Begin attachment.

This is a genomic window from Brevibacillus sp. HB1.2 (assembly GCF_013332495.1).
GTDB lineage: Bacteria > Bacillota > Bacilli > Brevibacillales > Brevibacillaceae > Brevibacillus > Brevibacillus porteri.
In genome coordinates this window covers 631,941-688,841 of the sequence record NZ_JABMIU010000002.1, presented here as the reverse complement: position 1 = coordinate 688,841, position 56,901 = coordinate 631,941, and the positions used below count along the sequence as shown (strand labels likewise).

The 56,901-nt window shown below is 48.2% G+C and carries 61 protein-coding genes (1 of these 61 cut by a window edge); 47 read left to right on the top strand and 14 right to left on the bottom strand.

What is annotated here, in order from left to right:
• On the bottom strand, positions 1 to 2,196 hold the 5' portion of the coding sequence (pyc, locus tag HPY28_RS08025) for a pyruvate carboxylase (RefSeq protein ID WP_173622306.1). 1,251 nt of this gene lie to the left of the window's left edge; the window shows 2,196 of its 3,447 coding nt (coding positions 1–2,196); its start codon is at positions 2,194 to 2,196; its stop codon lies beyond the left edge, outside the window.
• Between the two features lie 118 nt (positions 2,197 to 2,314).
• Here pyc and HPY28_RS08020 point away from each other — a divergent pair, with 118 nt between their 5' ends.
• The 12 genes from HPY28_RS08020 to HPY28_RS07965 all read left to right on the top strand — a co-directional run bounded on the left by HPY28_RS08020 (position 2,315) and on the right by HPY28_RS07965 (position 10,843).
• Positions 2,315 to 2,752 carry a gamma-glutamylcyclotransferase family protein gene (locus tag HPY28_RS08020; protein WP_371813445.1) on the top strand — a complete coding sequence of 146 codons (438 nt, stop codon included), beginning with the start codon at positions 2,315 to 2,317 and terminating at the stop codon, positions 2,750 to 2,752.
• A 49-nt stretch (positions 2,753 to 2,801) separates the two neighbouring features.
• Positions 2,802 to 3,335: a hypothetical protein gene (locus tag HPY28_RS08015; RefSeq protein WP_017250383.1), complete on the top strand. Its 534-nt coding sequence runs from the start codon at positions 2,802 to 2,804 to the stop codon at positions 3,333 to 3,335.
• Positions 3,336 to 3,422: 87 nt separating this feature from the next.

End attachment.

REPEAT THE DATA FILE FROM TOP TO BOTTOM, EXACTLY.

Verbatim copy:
This is a genomic window from Brevibacillus sp. HB1.2 (assembly GCF_013332495.1).
GTDB lineage: Bacteria > Bacillota > Bacilli > Brevibacillales > Brevibacillaceae > Brevibacillus > Brevibacillus porteri.
In genome coordinates this window covers 631,941-688,841 of the sequence record NZ_JABMIU010000002.1, presented here as the reverse complement: position 1 = coordinate 688,841, position 56,901 = coordinate 631,941, and the positions used below count along the sequence as shown (strand labels likewise).

The 56,901-nt window shown below is 48.2% G+C and carries 61 protein-coding genes (1 of these 61 cut by a window edge); 47 read left to right on the top strand and 14 right to left on the bottom strand.

What is annotated here, in order from left to right:
• On the bottom strand, positions 1 to 2,196 hold the 5' portion of the coding sequence (pyc, locus tag HPY28_RS08025) for a pyruvate carboxylase (RefSeq protein ID WP_173622306.1). 1,251 nt of this gene lie to the left of the window's left edge; the window shows 2,196 of its 3,447 coding nt (coding positions 1–2,196); its start codon is at positions 2,194 to 2,196; its stop codon lies beyond the left edge, outside the window.
• Between the two features lie 118 nt (positions 2,197 to 2,314).
• Here pyc and HPY28_RS08020 point away from each other — a divergent pair, with 118 nt between their 5' ends.
• The 12 genes from HPY28_RS08020 to HPY28_RS07965 all read left to right on the top strand — a co-directional run bounded on the left by HPY28_RS08020 (position 2,315) and on the right by HPY28_RS07965 (position 10,843).
• Positions 2,315 to 2,752 carry a gamma-glutamylcyclotransferase family protein gene (locus tag HPY28_RS08020; protein WP_371813445.1) on the top strand — a complete coding sequence of 146 codons (438 nt, stop codon included), beginning with the start codon at positions 2,315 to 2,317 and terminating at the stop codon, positions 2,750 to 2,752.
• A 49-nt stretch (positions 2,753 to 2,801) separates the two neighbouring features.
• Positions 2,802 to 3,335: a hypothetical protein gene (locus tag HPY28_RS08015; RefSeq protein WP_017250383.1), complete on the top strand. Its 534-nt coding sequence runs from the start codon at positions 2,802 to 2,804 to the stop codon at positions 3,333 to 3,335.
• Positions 3,336 to 3,422: 87 nt separating this feature from the next.